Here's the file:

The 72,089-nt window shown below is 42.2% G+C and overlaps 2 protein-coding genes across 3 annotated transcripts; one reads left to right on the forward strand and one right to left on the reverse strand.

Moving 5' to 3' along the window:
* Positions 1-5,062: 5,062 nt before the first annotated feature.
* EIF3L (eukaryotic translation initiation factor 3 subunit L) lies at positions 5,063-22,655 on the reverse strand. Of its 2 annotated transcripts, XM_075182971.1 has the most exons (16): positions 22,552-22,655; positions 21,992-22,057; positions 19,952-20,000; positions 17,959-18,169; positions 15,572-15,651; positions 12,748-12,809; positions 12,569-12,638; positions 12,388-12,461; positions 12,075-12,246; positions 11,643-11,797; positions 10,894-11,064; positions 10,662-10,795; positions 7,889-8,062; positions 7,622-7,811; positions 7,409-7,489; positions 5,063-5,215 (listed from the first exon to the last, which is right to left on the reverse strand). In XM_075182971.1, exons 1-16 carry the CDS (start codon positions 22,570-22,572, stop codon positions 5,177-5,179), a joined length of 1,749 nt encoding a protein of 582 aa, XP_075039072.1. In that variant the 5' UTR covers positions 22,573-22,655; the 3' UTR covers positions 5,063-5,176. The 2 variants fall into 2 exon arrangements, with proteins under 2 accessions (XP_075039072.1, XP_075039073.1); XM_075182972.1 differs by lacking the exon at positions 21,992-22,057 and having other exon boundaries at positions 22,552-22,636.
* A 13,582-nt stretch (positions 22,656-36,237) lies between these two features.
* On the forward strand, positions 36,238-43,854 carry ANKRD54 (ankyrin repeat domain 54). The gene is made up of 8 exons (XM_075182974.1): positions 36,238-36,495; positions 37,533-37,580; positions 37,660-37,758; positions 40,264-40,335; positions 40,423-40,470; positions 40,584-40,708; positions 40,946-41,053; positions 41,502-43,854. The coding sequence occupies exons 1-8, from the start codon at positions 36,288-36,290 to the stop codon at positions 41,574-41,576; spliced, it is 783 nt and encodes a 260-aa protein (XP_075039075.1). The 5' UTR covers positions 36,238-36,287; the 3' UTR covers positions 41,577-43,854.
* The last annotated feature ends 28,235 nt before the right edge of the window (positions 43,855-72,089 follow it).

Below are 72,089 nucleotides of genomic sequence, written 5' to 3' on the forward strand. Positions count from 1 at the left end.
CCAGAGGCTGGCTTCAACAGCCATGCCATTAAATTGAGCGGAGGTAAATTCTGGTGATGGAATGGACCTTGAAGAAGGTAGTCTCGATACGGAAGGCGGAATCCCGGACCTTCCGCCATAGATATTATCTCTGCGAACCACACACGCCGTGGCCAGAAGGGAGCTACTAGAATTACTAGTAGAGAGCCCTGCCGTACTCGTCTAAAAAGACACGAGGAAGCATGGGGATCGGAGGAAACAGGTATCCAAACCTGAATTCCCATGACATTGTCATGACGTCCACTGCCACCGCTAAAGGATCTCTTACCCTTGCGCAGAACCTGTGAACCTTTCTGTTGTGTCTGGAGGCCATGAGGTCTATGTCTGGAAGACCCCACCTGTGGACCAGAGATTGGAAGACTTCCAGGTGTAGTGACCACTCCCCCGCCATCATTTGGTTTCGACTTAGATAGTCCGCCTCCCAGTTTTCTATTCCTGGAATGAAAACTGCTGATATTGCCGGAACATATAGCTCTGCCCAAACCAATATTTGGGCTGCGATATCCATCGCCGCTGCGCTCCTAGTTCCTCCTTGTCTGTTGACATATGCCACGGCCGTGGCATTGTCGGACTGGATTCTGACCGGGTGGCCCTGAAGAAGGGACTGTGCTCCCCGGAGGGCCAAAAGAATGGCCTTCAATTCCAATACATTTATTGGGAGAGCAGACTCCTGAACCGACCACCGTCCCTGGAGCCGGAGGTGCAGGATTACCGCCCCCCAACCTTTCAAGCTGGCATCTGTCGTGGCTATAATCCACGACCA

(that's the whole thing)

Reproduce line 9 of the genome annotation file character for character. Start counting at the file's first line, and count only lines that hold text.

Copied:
CCAGAGGCTGGCTTCAACAGCCATGCCATTAAATTGAGCGGAGGTAAATTCTGGTGATGGAATGGACCTTGAAGAAGGTAGTCTCGATACGGAAGGCGGAATCCCGGACCTTCCGCCATAGATATTATCTCTGCGAACCACACACGCCGTGGCCAGAAGGGAGCTACTAGAATTACTAGTAGAGAGCCCTGCCGTACTCGTCTAAAAAGACACGAGGAAGCATGGGGATCGGAGGAAACAGGTATCCAAACCTGAATTCCCATGACATTGTCATGACGTCCACTGCCACCGCTAAAGGATCTCTTACCCTTGCGCAGAACCTGTGAACCTTTCTGTTGTGTCTGGAGGCCATGAGGTCTATGTCTGGAAGACCCCACCTGTGGACCAGAGATTGGAAGACTTCCAGGTGTAGTGACCACTCCCCCGCCATCATTTGGTTTCGACTTAGATAGTCCGCCTCCCAGTTTTCTATTCCTGGAATGAAAACTGCTGATATTGCCGGAACATATAGCTCTGCCCAAACCAATATTTGGGCTGCGATATCCATCGCCGCTGCGCTCCTAGTTCCTCCTTGTCTGTTGACATATGCCACGGCCGTGGCATTGTCGGACTGGATTCTGACCGGGTGGCCCTGAAGAAGGGACTGTGCTCCCCGGAGGGCCAAAAGAATGGCCTTCAATTCCAATACATTTATTGGGAGAGCAGACTCCTGAACCGACCACCGTCCCTGGAGCCGGAGGTGCAGGATTACCGCCCCCCAACCTTTCAAGCTGGCATCTGTCGTGGCTATAATCCACGACCA